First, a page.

PyF: Quasiquotations for a python like interpolated string formater

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Quasiquotations for a python like interpolated string formater.

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Dependencies base (>=4.11 && <5), containers (>=0.5 && <0.7), haskell-src-exts, haskell-src-meta, megaparsec (>=7.0 && <8), template-haskell (>=2.11 && <2.15), text (>=0.11 && <1.3) [details]
License BSD-3-Clause
Author Guillaume Bouchard
Revised Revision 1 made by phadej at 2022-10-14T08:31:12Z
Category Text
Source repo head: git clone
Uploaded by guibou at 2019-02-11T14:20:55Z
Distributions LTSHaskell:, NixOS:, Stackage:
Reverse Dependencies 4 direct, 7 indirect [details]
Downloads 12972 total (254 in the last 30 days)
Rating 2.0 (votes: 1) [estimated by Bayesian average]
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Status Docs available [build log]
Last success reported on 2019-02-11 [all 1 reports]

Readme for PyF-

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PyF is a Haskell library for string interpolation and formatting.

PyF exposes a quasiquoter f which introduces string interpolation and formatting with a mini language inspired from printf and Python.

Quick Start

>>> import PyF

>>> name = "Dave"
>>> age = 54

>>> [f|Person's name is {name}, age is {age:x}|]
"Person's name is Dave, age is 36"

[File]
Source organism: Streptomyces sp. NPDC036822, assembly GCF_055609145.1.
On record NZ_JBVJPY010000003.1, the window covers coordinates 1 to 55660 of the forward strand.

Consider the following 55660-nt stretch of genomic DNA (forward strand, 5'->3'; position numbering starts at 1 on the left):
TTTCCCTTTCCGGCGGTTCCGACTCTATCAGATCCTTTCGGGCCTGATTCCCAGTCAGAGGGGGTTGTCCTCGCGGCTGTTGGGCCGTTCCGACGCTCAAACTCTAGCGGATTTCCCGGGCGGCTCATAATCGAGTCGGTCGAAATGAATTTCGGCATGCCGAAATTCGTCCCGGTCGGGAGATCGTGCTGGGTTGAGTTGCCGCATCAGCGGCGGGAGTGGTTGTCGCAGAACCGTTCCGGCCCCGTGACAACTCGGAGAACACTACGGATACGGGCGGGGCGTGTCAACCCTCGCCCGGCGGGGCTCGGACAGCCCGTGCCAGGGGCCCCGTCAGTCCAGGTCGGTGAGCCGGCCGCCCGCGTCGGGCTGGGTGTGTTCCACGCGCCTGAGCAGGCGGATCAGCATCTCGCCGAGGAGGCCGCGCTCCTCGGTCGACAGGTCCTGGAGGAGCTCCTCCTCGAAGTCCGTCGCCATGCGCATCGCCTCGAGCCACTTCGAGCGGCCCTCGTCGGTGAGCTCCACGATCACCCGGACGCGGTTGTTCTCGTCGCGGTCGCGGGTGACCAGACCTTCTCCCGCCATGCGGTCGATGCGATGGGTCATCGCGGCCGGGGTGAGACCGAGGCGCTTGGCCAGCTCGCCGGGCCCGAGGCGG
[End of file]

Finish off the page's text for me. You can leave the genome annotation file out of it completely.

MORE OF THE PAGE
The formatting mini language can represent:

  • Numbers with different representations (fixed point, general representation, binary, hexadecimal, octal)
  • Padding, with the choice of padding char, alignment (left, right, around, between sign and number)
  • Sign handling, to display or not the + for positive number
  • Number grouping
  • Floating point representation
  • The interpolated value can be any Haskell expression

You will need the extension QuasiQuotes, enable it with {-# LANGUAGE QuasiQuotes #-} in top of your source file or with :set -XQuasiQuotes in your ghci session. ExtendedDefaultRules and OverloadedStrings may be more convenient.

Expression to be formatted are referenced by {expression:formatingOptions} where formatingOptions follows the Python format mini-language. It is recommended to read the python documentation, but the Test file as well as this readme contain many examples.

More Examples


Left < / Right > / Around ^ padding:

>>> name = "Guillaume"
>>> [f|{name:<11}|]
"Guillaume  "
>>> [f|{name:>11}|]
"  Guillaume"
>>> [f|{name:|^13}|]

Padding inside = the sign:

>>> [f|{-pi:=10.3}|]
"-    3.142"

Float rounding

>>> [f|{pi:.2}|]

Binary / Octal / Hex representation (with or without prefix)

>>> v = 31
>>> [f|Binary: {v:#b}|]
"Binary: 0b11111"
>>> [f|Octal (no prefix): {age:o}|]
"Octal (no prefix): 37"
>>> [f|Hexa (caps and prefix): {age:#X}|]
"Hexa (caps and prefix): 0x1F"


Using , or _.

>>> [f|{10 ^ 9 - 1:,}|]
>>> [f|{2 ^ 32  -1:_b}|]

Sign handling

Using + to display the positive sign (if any) or to display a space instead:

>>> [f|{pi:+.3}|]
>>> [f|{pi: .3}|]
" 3.142"


Preceding the width with a 0 enables sign-aware zero-padding, this is equivalent to inside = padding with a fill char of 0.